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Interview of Nicolas Gisin by Olival Freire on 2013 December 7,Niels Bohr Library & Archives, American Institute of Physics,College Park, MD USA,www.aip.org/history-programs/niels-bohr-library/oral-histories/38326
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In this interview Nicolas Gisin discusses topics such as: his family and educational background; University of Geneva; Constantin Piron; Gerard Emch; University of Rochester; optics and quanum optics; Abner Shimony; Alphatronix; Guisan at the University of Geneva Group of Applied Physics (GAP); John Bell; Alain Aspect; Jean-Claude Zambrini; quantum cryptography; optical fibers.
We are in Geneva on December 7, 2013 with Nicolas Gisin for an interview.
So we can begin about your background. May you speak a little bit about your family background, education background and how you decided to go to a scientific area?
Yeah, sure. So my father is from the German side of Switzerland, from Basel, and he was also a scientist, but biology—actually ecology, but the word didn’t exist. He was a specialist in Collembola. I’m not sure how you say that in English, Collembola. Very small insects that you find in the earth. So he married my mother, who was a German. So she went through the war, which wasn’t easy, especially because she was…let me just remind…a quarter Jewish. This is not much, but sufficient to cause problems. But I was born in Geneva. I forgot to say my mother also got a PhD in biology that she actually did with my father. But she never really worked in that, I don't think. I think she did the PhD more for my father than for the biology. So I was born in Geneva in 1952. Actually, I started speaking German at home first until I was about four years old, and then I switched to French because of school and also because my brother, Patrick, had difficulties between French and German. He started confusing everything, so my parents decided at home to switch to French. Then of course there was this kind of scientific background, but not very…How shall I say? It was not very obvious, especially as my mother then started a kindergarten (not something especially scientific). So I always loved children and so on.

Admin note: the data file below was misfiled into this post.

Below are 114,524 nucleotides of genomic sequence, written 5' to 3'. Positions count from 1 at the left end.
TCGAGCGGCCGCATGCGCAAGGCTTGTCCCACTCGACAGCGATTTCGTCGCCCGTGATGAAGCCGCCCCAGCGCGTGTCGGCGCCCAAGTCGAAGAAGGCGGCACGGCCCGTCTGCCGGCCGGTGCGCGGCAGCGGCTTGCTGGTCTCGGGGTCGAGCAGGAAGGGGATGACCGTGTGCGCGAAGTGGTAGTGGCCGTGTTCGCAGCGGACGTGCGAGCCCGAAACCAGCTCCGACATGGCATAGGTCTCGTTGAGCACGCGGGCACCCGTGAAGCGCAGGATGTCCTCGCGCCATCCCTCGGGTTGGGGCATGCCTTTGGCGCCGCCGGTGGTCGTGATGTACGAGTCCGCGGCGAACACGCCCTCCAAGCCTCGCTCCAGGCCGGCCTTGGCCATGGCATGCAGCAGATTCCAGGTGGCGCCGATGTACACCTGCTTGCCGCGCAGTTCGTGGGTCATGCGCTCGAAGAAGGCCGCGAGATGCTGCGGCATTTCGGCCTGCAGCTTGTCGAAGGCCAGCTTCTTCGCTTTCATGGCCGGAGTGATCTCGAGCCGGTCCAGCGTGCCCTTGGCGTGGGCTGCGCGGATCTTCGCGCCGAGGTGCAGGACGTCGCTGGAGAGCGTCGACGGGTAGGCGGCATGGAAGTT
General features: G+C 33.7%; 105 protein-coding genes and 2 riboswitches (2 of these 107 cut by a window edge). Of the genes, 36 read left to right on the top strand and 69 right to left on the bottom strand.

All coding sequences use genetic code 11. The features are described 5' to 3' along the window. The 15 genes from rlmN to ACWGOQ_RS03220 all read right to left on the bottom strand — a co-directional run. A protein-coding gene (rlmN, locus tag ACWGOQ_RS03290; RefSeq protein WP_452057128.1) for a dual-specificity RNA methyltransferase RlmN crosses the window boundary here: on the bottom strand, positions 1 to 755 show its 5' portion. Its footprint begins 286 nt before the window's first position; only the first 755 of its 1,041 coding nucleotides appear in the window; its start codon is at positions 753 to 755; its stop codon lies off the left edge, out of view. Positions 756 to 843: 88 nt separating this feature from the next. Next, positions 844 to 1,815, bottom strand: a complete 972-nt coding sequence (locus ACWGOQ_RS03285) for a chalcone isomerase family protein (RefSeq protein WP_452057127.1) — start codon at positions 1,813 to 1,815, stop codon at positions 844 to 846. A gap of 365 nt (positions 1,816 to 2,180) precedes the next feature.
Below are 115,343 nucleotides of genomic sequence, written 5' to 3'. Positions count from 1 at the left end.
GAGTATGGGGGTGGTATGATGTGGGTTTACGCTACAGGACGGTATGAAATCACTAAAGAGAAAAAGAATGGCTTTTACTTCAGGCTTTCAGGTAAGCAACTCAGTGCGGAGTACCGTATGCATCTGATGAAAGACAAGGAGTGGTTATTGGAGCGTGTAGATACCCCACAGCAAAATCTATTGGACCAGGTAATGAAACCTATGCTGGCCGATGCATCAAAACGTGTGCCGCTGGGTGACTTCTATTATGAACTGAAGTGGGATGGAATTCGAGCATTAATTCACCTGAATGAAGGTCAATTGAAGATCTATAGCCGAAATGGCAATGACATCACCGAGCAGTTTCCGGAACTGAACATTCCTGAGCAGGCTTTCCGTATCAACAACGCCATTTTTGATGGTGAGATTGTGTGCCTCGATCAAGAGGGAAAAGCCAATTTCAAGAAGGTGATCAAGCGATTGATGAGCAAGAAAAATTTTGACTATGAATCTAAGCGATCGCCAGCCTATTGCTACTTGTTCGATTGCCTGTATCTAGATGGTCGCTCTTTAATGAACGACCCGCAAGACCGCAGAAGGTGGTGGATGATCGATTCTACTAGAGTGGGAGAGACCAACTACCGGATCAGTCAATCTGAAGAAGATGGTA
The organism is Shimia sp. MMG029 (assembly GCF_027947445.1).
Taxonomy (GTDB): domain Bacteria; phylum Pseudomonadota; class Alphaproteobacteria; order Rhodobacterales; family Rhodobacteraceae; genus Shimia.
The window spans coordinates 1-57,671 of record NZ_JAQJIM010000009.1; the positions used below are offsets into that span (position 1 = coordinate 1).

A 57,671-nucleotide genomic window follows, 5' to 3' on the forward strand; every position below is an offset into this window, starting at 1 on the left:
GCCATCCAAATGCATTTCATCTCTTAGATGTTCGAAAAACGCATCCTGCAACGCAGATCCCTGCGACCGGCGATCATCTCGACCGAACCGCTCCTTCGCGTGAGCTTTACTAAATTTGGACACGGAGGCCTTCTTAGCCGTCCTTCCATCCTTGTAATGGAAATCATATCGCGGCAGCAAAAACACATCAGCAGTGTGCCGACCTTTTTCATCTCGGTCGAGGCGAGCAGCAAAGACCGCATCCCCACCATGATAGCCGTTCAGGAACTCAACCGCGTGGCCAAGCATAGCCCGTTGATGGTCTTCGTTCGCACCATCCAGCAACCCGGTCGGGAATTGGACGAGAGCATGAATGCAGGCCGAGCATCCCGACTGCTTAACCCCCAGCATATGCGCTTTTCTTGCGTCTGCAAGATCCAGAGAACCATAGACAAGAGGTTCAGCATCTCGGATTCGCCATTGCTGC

Well, I quickly realized that I was good at science and not very good at languages, so it was quite obvious already when I was a teenager that I would more go into science. But of course, I didn’t know what science. I had no idea what that even means. When I started college, I was also bright in physics, mathematics, especially mathematics at that time. I started reading books by Heisenberg, books about Galileo and Newton and these kinds of books. I don't remember all the books. On the other side, I didn’t read any of the books that were mandatory for school, so I was not very good at school in that sense. So it was clear that I was going to do something in that direction. Then after high school—The last two years of high school were…I really didn’t like school. So my first idea after high school was to go for a big trip to make a big break. At that time, all the youngsters used to go to Asia. It was a time when you could easily visit Iran, Afghanistan, and India. Because of my character, I guess, I decided to go the opposite way, so to go to America from north to south. So together with a friend, we went via Iceland. We actually lived in Iceland for a few…Is [the recorder] still working?
So I worked for I think—I don't remember—a couple of months there in construction building big houses and things like that. Then in America I started from Canada all the way down to, well, Brazil, for instance…
…country, and many more. I could tell a lot about this trip. It was a very important trip.
You crossed from north to south.